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Liontrust’s Cross: ‘I am a great believer that this is a really long game’

One of the longest-running fund managers, Liontrust’s Anthony Cross on the importance of loyalty, a good process and why the grass is not always greener elsewhere

Something Liontrust prides itself on is its investment processes across the various management teams. Its Economic Advantage team is made up of Anthony Cross, Julian Fosh, Victoria Stevens and Matt Tonge, and it is a process which is incredibly detailed.

Speaking with Money Marketing, Cross says the team’s funds are looking to find companies that can compound out growth over time. The strongest barriers, he adds, come through companies that are able to exploit intangible assets, or intellectual capital. He says: “Any company we invest in must demonstrate either strength of intellectual property, strength of distribution network or high contracted recurring income of at least 70 per cent of turnover.”

The team invest in companies that have spent lots on research and development, have often built up world-beating products which are easily protected, and can often sell those products throughout the world. The team are well-known for their strong process, something which has clearly paid off in recent years when it comes to performance.

The chart below shows Cross’s performance (using an average of all funds he manages) versus the Investment Association UK All Companies sector over five years.

Rare breed
It all began for Cross after university – where he read politics at Exeter University – when he looked into fund management after an interviewer at Scandinavian Bank gave him the idea: “I went away and read up about it, and realised it mixes an obvious interest in business, but also just an interest generally in history, people and politics. If you are a well-rounded individual, that’s quite important in investment. If you look at a lot of successful fund managers, lots of them are historians or might have read politics.”

His first job in fund management was at Schroders, where he joined on a graduate scheme and stayed for seven years. He eventually joined Andy Brough on the smaller companies team until Liontrust approached him in 1997. “I thought I needed to go out and prove to myself that I can run money,” he says. From there, the team has gone from strength to strength. His first three months at the company were spent coming up with an investment process to use and, once developed, it was applied to the Smaller Companies fund in 1998.

He says: “We then launched the Special Situations fund in 2005. Julian Fosh joined me in 2008 and in 2009 we took on the Growth fund from a manager who had just left. We were lucky to then recruit Matt and Victoria in 2015 and later launched the Micro Cap fund in March 2016.”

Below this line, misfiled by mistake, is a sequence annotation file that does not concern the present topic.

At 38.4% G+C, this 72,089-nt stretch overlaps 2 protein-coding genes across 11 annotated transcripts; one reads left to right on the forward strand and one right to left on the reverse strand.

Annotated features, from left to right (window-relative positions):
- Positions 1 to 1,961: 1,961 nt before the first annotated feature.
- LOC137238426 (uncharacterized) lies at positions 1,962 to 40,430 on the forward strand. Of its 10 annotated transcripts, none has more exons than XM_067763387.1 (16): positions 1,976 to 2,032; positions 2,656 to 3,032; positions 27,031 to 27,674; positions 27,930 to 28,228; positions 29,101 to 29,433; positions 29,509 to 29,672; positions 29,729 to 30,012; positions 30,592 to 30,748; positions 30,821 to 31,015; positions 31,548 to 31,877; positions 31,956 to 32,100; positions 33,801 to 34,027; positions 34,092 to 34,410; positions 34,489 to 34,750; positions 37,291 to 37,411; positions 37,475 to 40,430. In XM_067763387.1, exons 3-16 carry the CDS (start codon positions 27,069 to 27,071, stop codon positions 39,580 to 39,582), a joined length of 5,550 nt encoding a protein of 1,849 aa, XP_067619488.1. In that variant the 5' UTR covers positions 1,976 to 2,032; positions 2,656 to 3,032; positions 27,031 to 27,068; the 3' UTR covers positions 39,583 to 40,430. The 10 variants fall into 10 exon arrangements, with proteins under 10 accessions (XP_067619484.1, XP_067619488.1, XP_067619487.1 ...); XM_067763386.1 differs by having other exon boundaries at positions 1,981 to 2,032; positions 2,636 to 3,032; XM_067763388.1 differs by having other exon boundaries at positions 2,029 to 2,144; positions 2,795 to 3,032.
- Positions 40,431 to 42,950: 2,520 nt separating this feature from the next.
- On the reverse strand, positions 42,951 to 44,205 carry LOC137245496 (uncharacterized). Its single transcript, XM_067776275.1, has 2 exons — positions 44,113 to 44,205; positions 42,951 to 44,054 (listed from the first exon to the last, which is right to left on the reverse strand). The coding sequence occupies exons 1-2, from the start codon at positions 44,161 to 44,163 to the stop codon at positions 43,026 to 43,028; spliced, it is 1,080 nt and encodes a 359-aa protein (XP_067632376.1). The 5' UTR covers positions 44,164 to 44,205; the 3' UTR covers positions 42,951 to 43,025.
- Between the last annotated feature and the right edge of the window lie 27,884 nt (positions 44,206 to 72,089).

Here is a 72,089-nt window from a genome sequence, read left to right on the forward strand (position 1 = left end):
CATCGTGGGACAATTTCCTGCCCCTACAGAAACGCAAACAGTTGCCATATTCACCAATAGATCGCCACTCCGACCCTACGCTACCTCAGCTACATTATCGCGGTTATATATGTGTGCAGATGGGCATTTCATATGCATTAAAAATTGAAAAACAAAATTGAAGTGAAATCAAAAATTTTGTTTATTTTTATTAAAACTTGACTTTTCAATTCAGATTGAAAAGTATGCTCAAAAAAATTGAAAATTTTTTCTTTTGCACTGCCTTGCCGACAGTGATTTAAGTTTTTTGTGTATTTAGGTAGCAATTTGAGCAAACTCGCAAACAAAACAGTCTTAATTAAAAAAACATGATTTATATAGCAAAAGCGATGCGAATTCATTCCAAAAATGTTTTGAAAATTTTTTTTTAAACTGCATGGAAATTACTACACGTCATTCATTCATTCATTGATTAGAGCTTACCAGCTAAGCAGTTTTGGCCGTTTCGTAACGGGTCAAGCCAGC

With now more than 20 years at Liontrust under his belt, Cross remains a rare breed of manager who has spent more than 10 years at a company, and is now one of the longest-running fund managers. He believes this comes down to there being a danger that people believe the grass is always greener on the other side: “If you’re not being managed effectively, you have the danger of thinking you can try to manage it elsewhere. I often think it’s a mistake. It is really important to be patient and allow your ability to slowly but surely compound returns, and those returns will eventually get noticed.

“I am a great believer that this is a really long game. And if you quietly build your investment returns and your own brand, eventually people will recognise that and start to put money with you.

“It can take a long, long time. Often people jump about too early and should have stayed put.”

People who manage decent blocks of money have played the long game, he says. Which is exactly what he has managed over the years. The Special Situations fund is a prime example, more than doubling in three years – from £1.5bn in November 2015 to £3.9bn at the time of writing.

Loyalty is something Cross feels is important for clients: “[They] put faith in you as an individual and run their clients’ money. You build up a long-term relationship and what they need is people to stay around and do what they say they are going to do.”

He says the biggest, and perhaps most obvious, thing that has changed in his two decades is how managers now get information, and that the playing field has “levelled”.

“Information is now released fairly to everyone, so we have just as good information as fund houses who are a lot bigger,” he concludes. 

Anthony Cross manages the Liontrust UK Smaller Companies, Special Situations, UK Growth and UK Micro Cap funds

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  1. Equity investing has always been a long game and, notwithstanding the bull market we’ve all enjoyed over the past eight years, those who expect anything different are guaranteed to be disappointed. Equity funds are not, as still too many people blithely assume, turbo-charged cash accounts that only ever go up. Now perhaps is the worst time to be investing in equities, yet far too few people understand that the best time to invest is when markets have slumped.

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